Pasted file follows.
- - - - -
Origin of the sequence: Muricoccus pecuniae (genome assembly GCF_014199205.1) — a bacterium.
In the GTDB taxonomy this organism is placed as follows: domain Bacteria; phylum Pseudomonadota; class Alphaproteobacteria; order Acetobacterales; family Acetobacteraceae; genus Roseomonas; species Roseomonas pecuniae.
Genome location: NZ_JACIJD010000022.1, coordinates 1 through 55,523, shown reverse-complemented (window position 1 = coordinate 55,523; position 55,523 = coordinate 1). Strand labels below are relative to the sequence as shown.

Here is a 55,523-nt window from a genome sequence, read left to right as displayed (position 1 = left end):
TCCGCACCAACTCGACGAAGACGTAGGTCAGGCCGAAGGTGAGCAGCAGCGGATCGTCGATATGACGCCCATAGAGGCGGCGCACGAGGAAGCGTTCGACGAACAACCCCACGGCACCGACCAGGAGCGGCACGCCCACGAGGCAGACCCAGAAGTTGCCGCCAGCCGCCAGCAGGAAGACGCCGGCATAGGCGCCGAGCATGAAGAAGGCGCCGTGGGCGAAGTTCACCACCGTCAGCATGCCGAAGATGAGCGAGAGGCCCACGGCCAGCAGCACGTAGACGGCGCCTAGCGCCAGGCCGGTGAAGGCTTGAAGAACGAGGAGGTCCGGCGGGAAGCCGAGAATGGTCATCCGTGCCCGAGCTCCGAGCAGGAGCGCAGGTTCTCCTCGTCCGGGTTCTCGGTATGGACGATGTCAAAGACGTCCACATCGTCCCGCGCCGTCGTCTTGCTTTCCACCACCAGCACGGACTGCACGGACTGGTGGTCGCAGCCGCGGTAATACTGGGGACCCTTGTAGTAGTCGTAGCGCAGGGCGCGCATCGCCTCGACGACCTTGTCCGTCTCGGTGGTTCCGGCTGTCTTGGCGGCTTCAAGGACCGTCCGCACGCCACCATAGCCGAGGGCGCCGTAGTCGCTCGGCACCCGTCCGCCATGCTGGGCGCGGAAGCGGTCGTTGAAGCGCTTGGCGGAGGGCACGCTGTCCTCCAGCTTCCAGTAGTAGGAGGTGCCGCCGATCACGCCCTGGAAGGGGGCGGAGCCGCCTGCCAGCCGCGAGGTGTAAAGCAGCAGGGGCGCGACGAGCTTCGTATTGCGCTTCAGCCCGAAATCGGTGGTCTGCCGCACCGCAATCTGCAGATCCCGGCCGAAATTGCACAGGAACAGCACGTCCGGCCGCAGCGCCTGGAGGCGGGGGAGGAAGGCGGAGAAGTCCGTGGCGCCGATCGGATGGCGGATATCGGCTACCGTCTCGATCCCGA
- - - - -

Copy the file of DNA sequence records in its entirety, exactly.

Origin of the sequence: Muricoccus pecuniae (genome assembly GCF_014199205.1) — a bacterium.
In the GTDB taxonomy this organism is placed as follows: domain Bacteria; phylum Pseudomonadota; class Alphaproteobacteria; order Acetobacterales; family Acetobacteraceae; genus Roseomonas; species Roseomonas pecuniae.
Genome location: NZ_JACIJD010000022.1, coordinates 1 through 55,523, shown reverse-complemented (window position 1 = coordinate 55,523; position 55,523 = coordinate 1). Strand labels below are relative to the sequence as shown.

Here is a 55,523-nt window from a genome sequence, read left to right as displayed (position 1 = left end):
TCCGCACCAACTCGACGAAGACGTAGGTCAGGCCGAAGGTGAGCAGCAGCGGATCGTCGATATGACGCCCATAGAGGCGGCGCACGAGGAAGCGTTCGACGAACAACCCCACGGCACCGACCAGGAGCGGCACGCCCACGAGGCAGACCCAGAAGTTGCCGCCAGCCGCCAGCAGGAAGACGCCGGCATAGGCGCCGAGCATGAAGAAGGCGCCGTGGGCGAAGTTCACCACCGTCAGCATGCCGAAGATGAGCGAGAGGCCCACGGCCAGCAGCACGTAGACGGCGCCTAGCGCCAGGCCGGTGAAGGCTTGAAGAACGAGGAGGTCCGGCGGGAAGCCGAGAATGGTCATCCGTGCCCGAGCTCCGAGCAGGAGCGCAGGTTCTCCTCGTCCGGGTTCTCGGTATGGACGATGTCAAAGACGTCCACATCGTCCCGCGCCGTCGTCTTGCTTTCCACCACCAGCACGGACTGCACGGACTGGTGGTCGCAGCCGCGGTAATACTGGGGACCCTTGTAGTAGTCGTAGCGCAGGGCGCGCATCGCCTCGACGACCTTGTCCGTCTCGGTGGTTCCGGCTGTCTTGGCGGCTTCAAGGACCGTCCGCACGCCACCATAGCCGAGGGCGCCGTAGTCGCTCGGCACCCGTCCGCCATGCTGGGCGCGGAAGCGGTCGTTGAAGCGCTTGGCGGAGGGCACGCTGTCCTCCAGCTTCCAGTAGTAGGAGGTGCCGCCGATCACGCCCTGGAAGGGGGCGGAGCCGCCTGCCAGCCGCGAGGTGTAAAGCAGCAGGGGCGCGACGAGCTTCGTATTGCGCTTCAGCCCGAAATCGGTGGTCTGCCGCACCGCAATCTGCAGATCCCGGCCGAAATTGCACAGGAACAGCACGTCCGGCCGCAGCGCCTGGAGGCGGGGGAGGAAGGCGGAGAAGTCCGTGGCGCCGATCGGATGGCGGATATCGGCTACCGTCTCGATCCCGA